• Orks have been known to use Gretchin as missile guidance systems - as in, the gretchin sits on the missile and makes sure it goes where it's meant to - when not using them as duck boards, squig bait, bullet shields or footballs. Generally the Gretchin only realises this is what's going on when it's too late to back out.
              • Happens often among the Tyranids, who will happily hurl themselves in unending waves of chittering bodies at enemy lines. Being but extensions of a vast Hive Mind and thus (with extremely few exeptions) having no sense of self, they don't hesitate to eat up enemy ammunition with their own bodies. Some breeds aren't even born with digestive tracts, because it's a certainty that they won't survive long enough to process anything and the Hive Mind doesn't bother wasting the organs.
              • Sisters Repentia are nuns wearing a few rags and a few pieces of holy text who are armed with two-handed chainsaw swords, led by a black-clad Mistress who has a high tech whip in each hand, and who charge into battle in a fervor trying to redeem themselves in death or slaughter. Never let it be said Warhammer 40,000 knows what restraint means.
              • Now canceled Warhammer Fantasy and Warhammer: Age of Sigmar have flagellants, who are doing essentially the same thing as the Sisters Repentia, but with proper Dung Ages clothing, medieval weapons, no fanservice, and no BDSM undertones.
              • Binky Show: Garden gnomes will run at you and explode on contact.
              • Dune:
                • In Dune II Ordos Saboteur units had bombs strapped to themselves, and had a suicide attack.
                • In Emperor: Battle for Dune Besides the original Saboteur units, a new aerial unit called the Eye In The Sky also had an attack where it self-destructed with a Saboteur ejecting out of it.
                • Banzai Charges.
                • In Black Cats level, several Japanese planes attack as kamikazes.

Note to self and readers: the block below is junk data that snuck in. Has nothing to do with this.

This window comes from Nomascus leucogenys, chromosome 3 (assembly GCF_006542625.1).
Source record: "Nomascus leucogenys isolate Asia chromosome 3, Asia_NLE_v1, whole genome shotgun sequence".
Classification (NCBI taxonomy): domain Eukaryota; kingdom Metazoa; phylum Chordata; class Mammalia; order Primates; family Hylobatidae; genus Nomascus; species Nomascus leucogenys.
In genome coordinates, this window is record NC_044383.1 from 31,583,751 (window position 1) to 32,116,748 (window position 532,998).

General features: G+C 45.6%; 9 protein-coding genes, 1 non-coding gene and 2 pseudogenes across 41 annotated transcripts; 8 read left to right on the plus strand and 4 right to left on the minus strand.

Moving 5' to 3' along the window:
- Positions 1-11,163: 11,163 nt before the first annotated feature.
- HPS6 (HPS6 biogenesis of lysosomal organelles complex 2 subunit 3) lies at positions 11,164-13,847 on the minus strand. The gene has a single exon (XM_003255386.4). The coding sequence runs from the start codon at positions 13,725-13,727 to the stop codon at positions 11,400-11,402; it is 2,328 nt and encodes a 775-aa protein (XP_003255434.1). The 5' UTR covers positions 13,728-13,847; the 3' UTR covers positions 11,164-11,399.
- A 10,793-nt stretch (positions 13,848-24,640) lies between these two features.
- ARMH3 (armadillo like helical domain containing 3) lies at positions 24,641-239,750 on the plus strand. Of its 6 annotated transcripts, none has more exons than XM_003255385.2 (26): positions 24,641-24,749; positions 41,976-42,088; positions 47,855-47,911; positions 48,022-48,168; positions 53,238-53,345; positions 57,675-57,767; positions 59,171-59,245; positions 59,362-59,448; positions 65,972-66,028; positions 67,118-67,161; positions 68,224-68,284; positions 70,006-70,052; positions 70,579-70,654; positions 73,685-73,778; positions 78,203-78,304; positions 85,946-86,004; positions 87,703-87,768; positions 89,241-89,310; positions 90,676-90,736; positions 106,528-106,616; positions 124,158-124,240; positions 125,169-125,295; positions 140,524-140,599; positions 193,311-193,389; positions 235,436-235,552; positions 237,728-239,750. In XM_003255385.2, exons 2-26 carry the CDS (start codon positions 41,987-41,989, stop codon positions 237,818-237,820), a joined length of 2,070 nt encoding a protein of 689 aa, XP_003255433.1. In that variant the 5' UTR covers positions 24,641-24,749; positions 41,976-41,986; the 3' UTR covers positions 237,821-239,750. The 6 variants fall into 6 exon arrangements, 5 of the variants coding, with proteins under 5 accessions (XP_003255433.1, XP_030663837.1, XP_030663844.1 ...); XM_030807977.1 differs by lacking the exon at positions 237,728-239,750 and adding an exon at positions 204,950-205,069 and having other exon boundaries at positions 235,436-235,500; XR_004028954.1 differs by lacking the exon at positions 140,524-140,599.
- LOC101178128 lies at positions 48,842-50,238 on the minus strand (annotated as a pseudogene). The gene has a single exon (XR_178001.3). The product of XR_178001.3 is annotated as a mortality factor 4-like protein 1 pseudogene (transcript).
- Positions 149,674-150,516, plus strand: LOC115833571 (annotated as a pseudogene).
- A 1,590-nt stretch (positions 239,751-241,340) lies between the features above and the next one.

• Command & Conquer: Red Alert Series:
                  • Command & Conquer: Red AlertExpansion PackThe Aftermath provided the two first suicide units in the game: The Nuclear Demolition Truck and MAD Tank. The MAD Tank is a special case, in that the pilot actually gets out before it explodes, and the MAD tank only harms vehicles, not infantry. Both are Awesome, but Impractical however, as the Demo Truck had a tendency to explode at the slightest provocation (i.e: infantry gunfire) and mass producing them sometimes caused your base to be crowded with mini-nukes that'll go off in a chain reaction of anything bad happend (like an airstrike). MAD Tanks on the other hand had to deploy for several seconds, more than enough time for any enemy units nearby to simply flee the vicinity, not to mention it cost quite a lot to deploy in the first place.
                  • The (Cuban) Terrorist unit in Command & Conquer: Red Alert 2 is the infantry variant, while the Libyan nuclear demolition truck is the vehicular variant.
                  • Crazy Ivans in Command & Conquer: Red Alert 2 can attach time-bomb to virtually every unit, including friendly or mind-controlled, thus making any unit ingame potential Suicide Bomber.
                  • Command & Conquer: Red Alert 3: One of the special abilities of the Empire is "Final Squadron X'', a squadron of suicide aircraft (although they are only drones). The Yari Minisubs are manned though, and while not a pure suicide unit, it can be used as such with devastating effects. The Empire also has the Honorable Discharge upgrade, which makes all of their units explode and damage other nearby units when they're killed.
                  • In the original game, the Global Liberation Army has the Terrorist and Bomb Truck units. The latter can upgrade with even more explosives and/or poison warheads. They also have the aptly-named Demo Traps, which are cheaply constructed roadside bombs.
                  • Taken Up to Eleven with General Juhziz in the Expansion PackZero Hour, who has an upgrade that will turn everything (bar main structures) into suicide attackers, and his Advanced Demo Traps are both cheaper and stronger. Meanwhile, Master Poisoner Dr. Thrax has Toxin Terrorists, i.e. Terrorists that explode and leave behind poison clouds and Toxin Demo Traps, which do the same. Their Bomb Trucks are also locked into high-explosive and anthrax warheads, respectively.